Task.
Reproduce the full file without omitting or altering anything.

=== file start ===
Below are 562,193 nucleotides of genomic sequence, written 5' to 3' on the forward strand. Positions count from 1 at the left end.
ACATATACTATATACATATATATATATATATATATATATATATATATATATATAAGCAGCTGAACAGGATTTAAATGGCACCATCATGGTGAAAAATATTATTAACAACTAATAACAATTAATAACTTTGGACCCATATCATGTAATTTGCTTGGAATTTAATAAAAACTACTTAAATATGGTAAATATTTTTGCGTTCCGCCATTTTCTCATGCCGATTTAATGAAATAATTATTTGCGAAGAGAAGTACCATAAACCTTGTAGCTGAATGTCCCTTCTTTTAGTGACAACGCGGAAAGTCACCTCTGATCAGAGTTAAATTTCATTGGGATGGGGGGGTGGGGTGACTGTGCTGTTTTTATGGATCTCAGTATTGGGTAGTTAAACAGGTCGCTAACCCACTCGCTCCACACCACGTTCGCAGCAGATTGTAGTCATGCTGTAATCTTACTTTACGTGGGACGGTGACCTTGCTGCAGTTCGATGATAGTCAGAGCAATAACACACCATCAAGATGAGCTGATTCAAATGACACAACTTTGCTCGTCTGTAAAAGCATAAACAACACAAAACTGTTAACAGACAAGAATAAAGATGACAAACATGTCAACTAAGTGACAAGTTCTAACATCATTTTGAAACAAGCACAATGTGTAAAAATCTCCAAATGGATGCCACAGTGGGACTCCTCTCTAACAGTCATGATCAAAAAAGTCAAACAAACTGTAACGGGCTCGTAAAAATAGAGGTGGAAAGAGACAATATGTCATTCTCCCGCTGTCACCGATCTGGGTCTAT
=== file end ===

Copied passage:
Below are 562,193 nucleotides of genomic sequence, written 5' to 3' on the forward strand. Positions count from 1 at the left end.
ACATATACTATATACATATATATATATATATATATATATATATATATATATATAAGCAGCTGAACAGGATTTAAATGGCACCATCATGGTGAAAAATATTATTAACAACTAATAACAATTAATAACTTTGGACCCATATCATGTAATTTGCTTGGAATTTAATAAAAACTACTTAAATATGGTAAATATTTTTGCGTTCCGCCATTTTCTCATGCCGATTTAATGAAATAATTATTTGCGAAGAGAAGTACCATAAACCTTGTAGCTGAATGTCCCTTCTTTTAGTGACAACGCGGAAAGTCACCTCTGATCAGAGTTAAATTTCATTGGGATGGGGGGGTGGGGTGACTGTGCTGTTTTTATGGATCTCAGTATTGGGTAGTTAAACAGGTCGCTAACCCACTCGCTCCACACCACGTTCGCAGCAGATTGTAGTCATGCTGTAATCTTACTTTACGTGGGACGGTGACCTTGCTGCAGTTCGATGATAGTCAGAGCAATAACACACCATCAAGATGAGCTGATTCAAATGACACAACTTTGCTCGTCTGTAAAAGCATAAACAACACAAAACTGTTAACAGACAAGAATAAAGATGACAAACATGTCAACTAAGTGACAAGTTCTAACATCATTTTGAAACAAGCACAATGTGTAAAAATCTCCAAATGGATGCCACAGTGGGACTCCTCTCTAACAGTCATGATCAAAAAAGTCAAACAAACTGTAACGGGCTCGTAAAAATAGAGGTGGAAAGAGACAATATGTCATTCTCCCGCTGTCACCGATCTGGGTCTAT